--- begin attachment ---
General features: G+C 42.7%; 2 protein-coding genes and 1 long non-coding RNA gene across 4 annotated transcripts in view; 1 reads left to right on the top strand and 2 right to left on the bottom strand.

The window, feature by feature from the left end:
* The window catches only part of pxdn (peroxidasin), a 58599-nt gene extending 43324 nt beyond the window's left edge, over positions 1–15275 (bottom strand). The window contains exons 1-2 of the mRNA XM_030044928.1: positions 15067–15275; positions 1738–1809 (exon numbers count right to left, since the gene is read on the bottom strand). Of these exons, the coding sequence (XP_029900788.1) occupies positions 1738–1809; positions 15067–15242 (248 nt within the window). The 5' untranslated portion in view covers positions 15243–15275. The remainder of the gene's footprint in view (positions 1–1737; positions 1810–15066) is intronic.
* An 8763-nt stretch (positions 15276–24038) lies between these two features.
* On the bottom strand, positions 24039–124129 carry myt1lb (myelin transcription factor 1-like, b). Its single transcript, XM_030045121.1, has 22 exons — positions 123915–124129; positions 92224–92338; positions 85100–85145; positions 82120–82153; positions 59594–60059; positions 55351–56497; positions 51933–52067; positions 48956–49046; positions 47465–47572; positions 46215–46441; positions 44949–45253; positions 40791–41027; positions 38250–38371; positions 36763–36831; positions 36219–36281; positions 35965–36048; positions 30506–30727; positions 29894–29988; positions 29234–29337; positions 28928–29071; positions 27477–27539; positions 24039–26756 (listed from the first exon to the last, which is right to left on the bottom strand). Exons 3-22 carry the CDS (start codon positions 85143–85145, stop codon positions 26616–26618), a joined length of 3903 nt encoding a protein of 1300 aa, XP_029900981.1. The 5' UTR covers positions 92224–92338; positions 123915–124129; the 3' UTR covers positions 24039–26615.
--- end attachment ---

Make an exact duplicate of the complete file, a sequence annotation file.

General features: G+C 42.7%; 2 protein-coding genes and 1 long non-coding RNA gene across 4 annotated transcripts in view; 1 reads left to right on the top strand and 2 right to left on the bottom strand.

The window, feature by feature from the left end:
* The window catches only part of pxdn (peroxidasin), a 58599-nt gene extending 43324 nt beyond the window's left edge, over positions 1–15275 (bottom strand). The window contains exons 1-2 of the mRNA XM_030044928.1: positions 15067–15275; positions 1738–1809 (exon numbers count right to left, since the gene is read on the bottom strand). Of these exons, the coding sequence (XP_029900788.1) occupies positions 1738–1809; positions 15067–15242 (248 nt within the window). The 5' untranslated portion in view covers positions 15243–15275. The remainder of the gene's footprint in view (positions 1–1737; positions 1810–15066) is intronic.
* An 8763-nt stretch (positions 15276–24038) lies between these two features.
* On the bottom strand, positions 24039–124129 carry myt1lb (myelin transcription factor 1-like, b). Its single transcript, XM_030045121.1, has 22 exons — positions 123915–124129; positions 92224–92338; positions 85100–85145; positions 82120–82153; positions 59594–60059; positions 55351–56497; positions 51933–52067; positions 48956–49046; positions 47465–47572; positions 46215–46441; positions 44949–45253; positions 40791–41027; positions 38250–38371; positions 36763–36831; positions 36219–36281; positions 35965–36048; positions 30506–30727; positions 29894–29988; positions 29234–29337; positions 28928–29071; positions 27477–27539; positions 24039–26756 (listed from the first exon to the last, which is right to left on the bottom strand). Exons 3-22 carry the CDS (start codon positions 85143–85145, stop codon positions 26616–26618), a joined length of 3903 nt encoding a protein of 1300 aa, XP_029900981.1. The 5' UTR covers positions 92224–92338; positions 123915–124129; the 3' UTR covers positions 24039–26615.